Is it time to end affirmative action in college admissions? (Con)

Noah Pittarelli, Editor in Chief

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When first applying to colleges, there tends to be much chatter about affirmative action.

With the goal of leveling the playing field for those of all genders, races, ethnicity, affirmative action was established to allow for these criteria to be taken into account.

That seems like a good idea at first.

Yet in recent discussions, ranging from students in the classroom to as high up as civil cases in the Supreme Court, it is evident that this practice has flaws.

Yes, the goal in mind is a great one, and it does provide those people who may not typically have a shot at getting into a certain school of their choice an equal opportunity to do so.

What many supporters of this idea do not realize is that it does more reinforcing of the stigmas it sets out to destroy than actually eliminating them.

First, with a goal in mind to tear down discrimination, one should not adopt a plan that promotes it.

Affirmative action, by its nature, is set up to consider racial background as a factor in college admissions. When a choice of two applicants of the same academic level is contested, race is almost always used as a tiebreaker. This is where racial profiling is exhibited at its finest.

To break the tie, admissions officers should consider how the two students compare to other students in similar regions with similar high school experiences and use a formula to determine which of the two made the most of his or her environment. And if more is needed, look to the essays and personal experiences discussed. Determine which of the two students made the most of his or her personal situations.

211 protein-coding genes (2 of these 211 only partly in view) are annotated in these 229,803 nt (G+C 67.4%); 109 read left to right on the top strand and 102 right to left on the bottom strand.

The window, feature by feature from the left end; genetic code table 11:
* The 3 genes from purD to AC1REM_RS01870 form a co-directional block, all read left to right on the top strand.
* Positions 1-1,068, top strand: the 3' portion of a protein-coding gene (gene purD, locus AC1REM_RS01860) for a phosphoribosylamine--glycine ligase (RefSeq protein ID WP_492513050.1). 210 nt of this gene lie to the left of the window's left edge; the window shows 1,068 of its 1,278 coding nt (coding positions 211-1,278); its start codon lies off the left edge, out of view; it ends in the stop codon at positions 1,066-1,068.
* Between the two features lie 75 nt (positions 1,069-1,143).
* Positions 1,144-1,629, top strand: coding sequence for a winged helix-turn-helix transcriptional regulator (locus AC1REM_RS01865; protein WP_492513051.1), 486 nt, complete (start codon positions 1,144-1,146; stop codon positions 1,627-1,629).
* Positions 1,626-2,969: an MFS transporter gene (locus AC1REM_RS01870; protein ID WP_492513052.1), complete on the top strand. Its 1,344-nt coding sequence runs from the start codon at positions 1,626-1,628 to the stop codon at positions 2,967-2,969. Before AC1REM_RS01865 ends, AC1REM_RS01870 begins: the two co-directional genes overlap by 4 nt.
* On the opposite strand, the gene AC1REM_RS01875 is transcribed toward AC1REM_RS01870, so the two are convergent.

Institutions should accept the top-tier students and not deny admission to a more qualified candidate in order to admit a less qualified candidate because of race or gender just to meet a quota or regulation.

To me, race and gender based decisions don’t truly create equality. We shouldn’t mix up equality and equity.

The reason to strive for equity would be because people aren’t starting on the same levels on their life expeditions in the first place.

In terms of accountability and the standards we set as a society, it is important to be proactive rather than reactive. Instead of working so hard to count students by gender and race so that we give everyone a fair shot at the college experience, we should work to stop the problem from its roots. Equity should start from the home, the neighborhood and the community, not the admissions office.

Ideally, every student’s high school environment should be equitable, with equal access to funds, courses and highly qualified and engaged educators. For now, sadly, that’s not the case.

So what to do?

The best stories are written when one overcomes the norm and defies the odds, so it seems quite counter productive to lessen the achievements of any individual student because a student with similar test scores and grades has a different racial or ethnic background or gender and is admitted.

Universities should recognize a person for his or her raw skill and persona, and take the candidates who rise above all the other candidates from similar geographical regions and circumstances.

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